. 
 
 
   
                                                                                                     
   
 

Unit #8: World War I: Europe Plunges into War!
 
  Learning Target: I can IDENTIFY the factors which plunged Europe into the First World War in 1914.

I know I know it when: I can EXPLAIN the causes of the First World War including Nationalism, Imperialism, Militarism, and Alliances.

I am learning this because: World War I was a conflict that could have been easily avoided.  The lessons of World War I can be used to avoid even more costly conflicts in the future.




Directions:
 
Directions: Please follow the directions in the box below to complete the assignment.  Be sure to complete the assignment and carefully check your work before submitting your assignment for a grade. 



Part 1: True or False?

1.   Two shots fired by the Black Hand will lead to unbelievable horror across Europe.  In this assignment we will learn about the events surrounding the assassination of Arch Duke Ferdinand.  We will also explore
      how the alliance system in Europe lead to the outbreak of all out war. 

      Take a moment to download the World War I: Europe Plunges into War Student AssignmentBe sure to click File > Save As Google Slides before you begin


2.   First, before reading the text, carefully Read each of the statements below.  Indicate on the line in your World War I: Europe Plunges into War Student Assignment whether you feel the  statement is
      true “T” or false “F”.       


      1.______ World War I began after the assassination of Abraham Lincoln.

      2.  ______ Before World War I, Africa was known as the "Powder Keg of Europe."

      3.  ______Russia wanted to crush the people of Serbia for the assassination of John F Kenedy.

      4.  ______ In 1914, Austria-Hungary’s declaration of war against Serbia started a chain reaction of alliances that sparked World War I.

      5.  ______ The German invasion of Poland cause Britain to declare war on Germany.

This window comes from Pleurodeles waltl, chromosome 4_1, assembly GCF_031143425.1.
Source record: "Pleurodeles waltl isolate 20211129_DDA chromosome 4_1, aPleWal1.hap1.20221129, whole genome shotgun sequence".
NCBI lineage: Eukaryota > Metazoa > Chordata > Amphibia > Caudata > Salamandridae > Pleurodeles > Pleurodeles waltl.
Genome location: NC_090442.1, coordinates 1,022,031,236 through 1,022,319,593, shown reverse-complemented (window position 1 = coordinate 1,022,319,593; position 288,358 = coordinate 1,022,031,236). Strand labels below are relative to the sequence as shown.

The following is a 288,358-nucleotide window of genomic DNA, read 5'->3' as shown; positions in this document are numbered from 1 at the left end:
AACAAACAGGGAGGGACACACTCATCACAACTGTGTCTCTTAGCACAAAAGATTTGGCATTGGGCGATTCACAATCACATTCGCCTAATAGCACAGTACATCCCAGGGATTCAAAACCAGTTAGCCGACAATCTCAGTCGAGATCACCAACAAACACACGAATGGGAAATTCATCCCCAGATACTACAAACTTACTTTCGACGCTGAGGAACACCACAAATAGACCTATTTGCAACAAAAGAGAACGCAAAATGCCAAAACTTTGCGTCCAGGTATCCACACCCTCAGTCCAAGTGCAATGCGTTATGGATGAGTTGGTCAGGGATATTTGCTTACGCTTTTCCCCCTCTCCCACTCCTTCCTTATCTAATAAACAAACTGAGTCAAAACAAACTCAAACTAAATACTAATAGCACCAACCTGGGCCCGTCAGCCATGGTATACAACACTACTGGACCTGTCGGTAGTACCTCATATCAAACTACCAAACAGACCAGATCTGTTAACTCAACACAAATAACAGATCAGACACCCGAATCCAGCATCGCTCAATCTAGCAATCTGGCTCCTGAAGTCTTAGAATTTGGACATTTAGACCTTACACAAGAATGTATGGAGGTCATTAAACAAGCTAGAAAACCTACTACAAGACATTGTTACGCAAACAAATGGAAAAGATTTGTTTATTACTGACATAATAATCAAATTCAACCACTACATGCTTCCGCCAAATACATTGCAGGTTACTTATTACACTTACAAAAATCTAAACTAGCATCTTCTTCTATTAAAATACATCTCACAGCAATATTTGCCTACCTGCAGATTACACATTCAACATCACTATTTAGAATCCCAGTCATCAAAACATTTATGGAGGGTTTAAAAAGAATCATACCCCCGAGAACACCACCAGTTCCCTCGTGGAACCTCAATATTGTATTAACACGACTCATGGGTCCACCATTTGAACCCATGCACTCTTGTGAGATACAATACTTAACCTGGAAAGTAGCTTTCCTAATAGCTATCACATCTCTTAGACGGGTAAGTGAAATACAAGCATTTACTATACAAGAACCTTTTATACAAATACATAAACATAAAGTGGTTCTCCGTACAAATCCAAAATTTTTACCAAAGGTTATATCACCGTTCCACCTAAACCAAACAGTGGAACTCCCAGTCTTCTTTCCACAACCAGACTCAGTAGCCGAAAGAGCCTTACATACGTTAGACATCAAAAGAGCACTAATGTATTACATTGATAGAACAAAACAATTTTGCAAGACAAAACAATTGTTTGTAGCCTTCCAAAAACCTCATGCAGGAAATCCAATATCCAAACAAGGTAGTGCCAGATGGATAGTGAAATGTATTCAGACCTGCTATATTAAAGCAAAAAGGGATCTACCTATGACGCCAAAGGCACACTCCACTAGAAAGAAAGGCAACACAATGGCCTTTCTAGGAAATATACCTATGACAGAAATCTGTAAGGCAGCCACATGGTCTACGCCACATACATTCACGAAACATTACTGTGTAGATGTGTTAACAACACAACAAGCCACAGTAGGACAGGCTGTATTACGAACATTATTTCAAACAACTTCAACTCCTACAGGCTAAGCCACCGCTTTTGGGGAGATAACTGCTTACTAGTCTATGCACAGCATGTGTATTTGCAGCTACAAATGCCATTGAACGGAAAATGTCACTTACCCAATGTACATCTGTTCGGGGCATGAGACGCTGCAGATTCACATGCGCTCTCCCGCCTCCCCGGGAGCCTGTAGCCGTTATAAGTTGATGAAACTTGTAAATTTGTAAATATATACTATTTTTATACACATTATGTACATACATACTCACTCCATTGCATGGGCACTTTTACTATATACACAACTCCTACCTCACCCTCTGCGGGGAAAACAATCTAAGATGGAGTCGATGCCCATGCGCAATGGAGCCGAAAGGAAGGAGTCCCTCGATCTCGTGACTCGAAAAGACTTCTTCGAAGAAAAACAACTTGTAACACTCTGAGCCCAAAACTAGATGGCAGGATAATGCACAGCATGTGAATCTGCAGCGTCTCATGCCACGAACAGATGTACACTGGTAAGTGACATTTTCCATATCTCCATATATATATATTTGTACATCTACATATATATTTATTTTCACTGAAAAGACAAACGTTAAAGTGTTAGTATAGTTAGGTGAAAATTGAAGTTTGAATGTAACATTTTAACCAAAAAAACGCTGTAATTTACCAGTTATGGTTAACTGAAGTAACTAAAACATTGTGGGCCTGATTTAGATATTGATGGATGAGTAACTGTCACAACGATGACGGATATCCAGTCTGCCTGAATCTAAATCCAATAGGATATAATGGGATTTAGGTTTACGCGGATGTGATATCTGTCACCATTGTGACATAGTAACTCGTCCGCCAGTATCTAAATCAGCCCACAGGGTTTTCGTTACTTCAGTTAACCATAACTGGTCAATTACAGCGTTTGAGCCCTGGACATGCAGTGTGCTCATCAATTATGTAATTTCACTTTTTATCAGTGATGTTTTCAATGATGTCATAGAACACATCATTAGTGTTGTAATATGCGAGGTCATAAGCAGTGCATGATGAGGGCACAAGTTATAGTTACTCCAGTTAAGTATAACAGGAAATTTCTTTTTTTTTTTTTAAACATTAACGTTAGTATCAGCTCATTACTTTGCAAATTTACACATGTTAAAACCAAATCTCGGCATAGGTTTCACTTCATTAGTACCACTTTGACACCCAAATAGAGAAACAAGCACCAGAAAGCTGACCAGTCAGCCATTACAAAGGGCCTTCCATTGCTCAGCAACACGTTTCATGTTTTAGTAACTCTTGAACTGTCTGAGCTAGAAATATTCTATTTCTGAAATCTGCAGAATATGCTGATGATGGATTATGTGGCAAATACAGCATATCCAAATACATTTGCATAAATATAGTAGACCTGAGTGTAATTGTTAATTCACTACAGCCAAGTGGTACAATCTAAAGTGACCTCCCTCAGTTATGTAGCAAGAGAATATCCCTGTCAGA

6. ______ Austria-Hungary gave Serbia an ultimatum which Serbia could not except.  This led to a declaration of war by Austria-Hungary on Serbia.


3.   Now read pages 745-749 to find the correct definitions for each statement.  Rewrite the correct definition below each phrase in your World War I: Europe Plunges into War Student Assignment
      with the page number that contains the answer.

     

4.  Be prepared to discuss the meaning of each term with the class. 

      



Part 2: Powder Keg Geography

1.  Explore the map on page 741 in your text book as well as the maps below. 

          

2.  Complete the map on slide #6 in your World War I: Europe Plunges into War Student Assignment by dragging the labels into their correct location.  You may also use your text tool if you wish.

    

    


3.  Be prepared to discuss the map with the class.  


Part 3: The Spark in the Powder Keg!

1. Now, read the following passage below.  Use your highlighter tool inside your World War I: Europe Plunges into War Student Assignment to identify the most important information in the text.

  The Spark in the Powder Keg!

 

In 1914, “The Balkan Peninsula” was known as the “Powder Keg of Europe!”  This southeastern corner of Europe had seen many nationalist revolutions and horrific warfare between ethnic groups in the years prior to World War I.  These conflicts largely went unnoticed by the powers of Europe.  While some countries had won their independence from the Ottoman and Austria-Hungarian Empires, others continued to struggle for freedom.